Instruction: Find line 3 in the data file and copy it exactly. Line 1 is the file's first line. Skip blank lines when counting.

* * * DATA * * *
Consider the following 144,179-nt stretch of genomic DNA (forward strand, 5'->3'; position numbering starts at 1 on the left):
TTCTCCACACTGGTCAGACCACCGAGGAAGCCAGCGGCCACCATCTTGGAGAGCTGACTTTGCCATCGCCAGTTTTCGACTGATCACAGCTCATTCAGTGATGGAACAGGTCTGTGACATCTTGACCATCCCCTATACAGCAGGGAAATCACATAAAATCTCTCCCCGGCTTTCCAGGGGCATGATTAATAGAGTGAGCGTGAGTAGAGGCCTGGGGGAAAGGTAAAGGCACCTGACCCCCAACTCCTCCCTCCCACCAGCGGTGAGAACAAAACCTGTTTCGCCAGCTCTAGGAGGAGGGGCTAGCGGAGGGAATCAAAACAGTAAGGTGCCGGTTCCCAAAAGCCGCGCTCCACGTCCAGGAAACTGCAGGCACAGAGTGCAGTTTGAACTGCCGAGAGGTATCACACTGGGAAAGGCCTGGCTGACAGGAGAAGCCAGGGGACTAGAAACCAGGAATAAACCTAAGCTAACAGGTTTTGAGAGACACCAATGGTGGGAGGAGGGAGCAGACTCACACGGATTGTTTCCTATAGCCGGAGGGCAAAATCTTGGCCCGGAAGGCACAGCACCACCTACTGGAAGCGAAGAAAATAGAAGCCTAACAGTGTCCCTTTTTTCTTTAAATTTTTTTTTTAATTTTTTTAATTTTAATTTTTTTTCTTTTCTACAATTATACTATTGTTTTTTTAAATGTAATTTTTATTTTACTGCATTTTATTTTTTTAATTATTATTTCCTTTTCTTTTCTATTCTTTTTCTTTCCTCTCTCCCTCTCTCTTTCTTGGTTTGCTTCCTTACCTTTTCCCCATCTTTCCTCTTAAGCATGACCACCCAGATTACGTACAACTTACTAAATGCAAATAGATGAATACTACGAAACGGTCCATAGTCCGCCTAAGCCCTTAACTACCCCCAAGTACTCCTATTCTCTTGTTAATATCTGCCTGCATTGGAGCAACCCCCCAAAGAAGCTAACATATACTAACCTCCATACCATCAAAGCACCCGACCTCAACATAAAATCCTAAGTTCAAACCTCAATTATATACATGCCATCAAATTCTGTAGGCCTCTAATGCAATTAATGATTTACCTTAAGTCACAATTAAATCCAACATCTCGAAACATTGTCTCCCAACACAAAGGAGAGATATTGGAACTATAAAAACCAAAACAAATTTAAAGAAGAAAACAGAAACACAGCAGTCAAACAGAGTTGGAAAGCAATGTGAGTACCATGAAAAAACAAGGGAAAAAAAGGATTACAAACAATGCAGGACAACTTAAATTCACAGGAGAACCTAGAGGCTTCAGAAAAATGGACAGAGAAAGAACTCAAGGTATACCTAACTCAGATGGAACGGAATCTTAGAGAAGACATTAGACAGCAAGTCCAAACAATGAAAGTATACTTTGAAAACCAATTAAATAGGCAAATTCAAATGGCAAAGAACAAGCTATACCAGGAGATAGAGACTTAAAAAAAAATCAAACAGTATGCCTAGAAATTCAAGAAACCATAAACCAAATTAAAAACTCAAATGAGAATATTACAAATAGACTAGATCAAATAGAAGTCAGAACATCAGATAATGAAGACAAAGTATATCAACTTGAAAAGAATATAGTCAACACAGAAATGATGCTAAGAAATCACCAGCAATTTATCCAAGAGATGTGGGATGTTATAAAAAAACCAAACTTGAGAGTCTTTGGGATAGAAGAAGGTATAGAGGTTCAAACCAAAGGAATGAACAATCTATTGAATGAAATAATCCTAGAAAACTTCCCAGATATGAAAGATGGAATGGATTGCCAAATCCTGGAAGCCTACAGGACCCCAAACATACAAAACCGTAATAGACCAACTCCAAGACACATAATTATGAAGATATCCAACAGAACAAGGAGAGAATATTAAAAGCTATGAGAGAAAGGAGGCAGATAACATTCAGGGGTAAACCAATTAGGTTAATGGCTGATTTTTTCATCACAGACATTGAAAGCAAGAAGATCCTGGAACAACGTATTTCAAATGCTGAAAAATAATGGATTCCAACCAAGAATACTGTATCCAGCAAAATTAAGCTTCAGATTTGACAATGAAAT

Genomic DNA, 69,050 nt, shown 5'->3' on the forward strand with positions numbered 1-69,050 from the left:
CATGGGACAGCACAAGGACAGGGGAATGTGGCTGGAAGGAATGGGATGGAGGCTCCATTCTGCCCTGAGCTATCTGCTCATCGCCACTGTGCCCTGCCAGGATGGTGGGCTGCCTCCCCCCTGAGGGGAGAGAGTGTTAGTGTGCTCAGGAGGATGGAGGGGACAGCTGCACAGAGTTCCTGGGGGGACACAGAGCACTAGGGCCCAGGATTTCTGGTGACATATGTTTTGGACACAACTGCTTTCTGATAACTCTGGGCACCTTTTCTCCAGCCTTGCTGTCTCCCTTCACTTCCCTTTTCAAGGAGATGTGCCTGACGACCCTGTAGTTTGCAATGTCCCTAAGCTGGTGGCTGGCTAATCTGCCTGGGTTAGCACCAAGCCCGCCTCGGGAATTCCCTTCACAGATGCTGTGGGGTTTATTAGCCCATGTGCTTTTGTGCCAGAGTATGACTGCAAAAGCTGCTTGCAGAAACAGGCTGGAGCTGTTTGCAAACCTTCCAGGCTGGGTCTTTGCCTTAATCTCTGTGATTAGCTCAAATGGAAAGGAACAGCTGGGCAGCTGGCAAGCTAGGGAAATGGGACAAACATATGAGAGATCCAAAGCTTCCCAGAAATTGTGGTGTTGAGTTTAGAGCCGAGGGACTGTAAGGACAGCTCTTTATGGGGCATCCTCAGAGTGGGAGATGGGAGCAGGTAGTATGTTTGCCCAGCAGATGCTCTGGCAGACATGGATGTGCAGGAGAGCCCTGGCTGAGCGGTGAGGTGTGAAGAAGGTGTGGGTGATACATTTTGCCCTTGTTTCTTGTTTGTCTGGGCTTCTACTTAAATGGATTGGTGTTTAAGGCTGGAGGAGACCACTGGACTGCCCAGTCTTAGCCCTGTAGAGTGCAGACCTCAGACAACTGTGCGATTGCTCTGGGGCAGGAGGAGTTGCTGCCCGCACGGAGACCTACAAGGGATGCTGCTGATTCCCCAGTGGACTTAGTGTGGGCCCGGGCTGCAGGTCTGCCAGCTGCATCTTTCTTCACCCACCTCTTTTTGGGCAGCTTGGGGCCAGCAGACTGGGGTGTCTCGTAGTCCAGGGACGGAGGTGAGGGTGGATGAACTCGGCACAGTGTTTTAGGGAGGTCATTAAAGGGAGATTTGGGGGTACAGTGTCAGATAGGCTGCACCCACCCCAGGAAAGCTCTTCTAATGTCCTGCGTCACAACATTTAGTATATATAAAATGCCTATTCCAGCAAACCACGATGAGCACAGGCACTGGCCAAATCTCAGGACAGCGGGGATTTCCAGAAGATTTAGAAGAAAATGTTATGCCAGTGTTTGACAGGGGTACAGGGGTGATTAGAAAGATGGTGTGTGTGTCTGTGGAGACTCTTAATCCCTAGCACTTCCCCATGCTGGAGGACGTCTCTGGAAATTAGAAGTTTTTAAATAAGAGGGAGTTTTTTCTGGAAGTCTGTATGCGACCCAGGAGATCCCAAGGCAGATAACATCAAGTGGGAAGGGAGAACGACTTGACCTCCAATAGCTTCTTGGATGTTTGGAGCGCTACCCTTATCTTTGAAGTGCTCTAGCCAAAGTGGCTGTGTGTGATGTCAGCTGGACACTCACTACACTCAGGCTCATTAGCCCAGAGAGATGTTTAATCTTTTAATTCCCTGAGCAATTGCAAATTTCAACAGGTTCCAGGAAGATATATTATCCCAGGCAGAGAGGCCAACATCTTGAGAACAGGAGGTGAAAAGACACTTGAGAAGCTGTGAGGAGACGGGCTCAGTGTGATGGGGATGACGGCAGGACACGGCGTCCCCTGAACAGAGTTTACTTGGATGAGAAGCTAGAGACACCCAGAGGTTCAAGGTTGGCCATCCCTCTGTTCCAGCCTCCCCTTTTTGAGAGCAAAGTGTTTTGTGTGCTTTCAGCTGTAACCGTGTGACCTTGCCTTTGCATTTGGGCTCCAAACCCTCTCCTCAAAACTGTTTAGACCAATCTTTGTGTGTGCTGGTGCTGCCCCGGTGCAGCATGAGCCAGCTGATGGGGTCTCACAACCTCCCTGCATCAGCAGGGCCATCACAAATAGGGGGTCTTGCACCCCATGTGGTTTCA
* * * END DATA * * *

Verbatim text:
Genomic DNA, 69,050 nt, shown 5'->3' on the forward strand with positions numbered 1-69,050 from the left: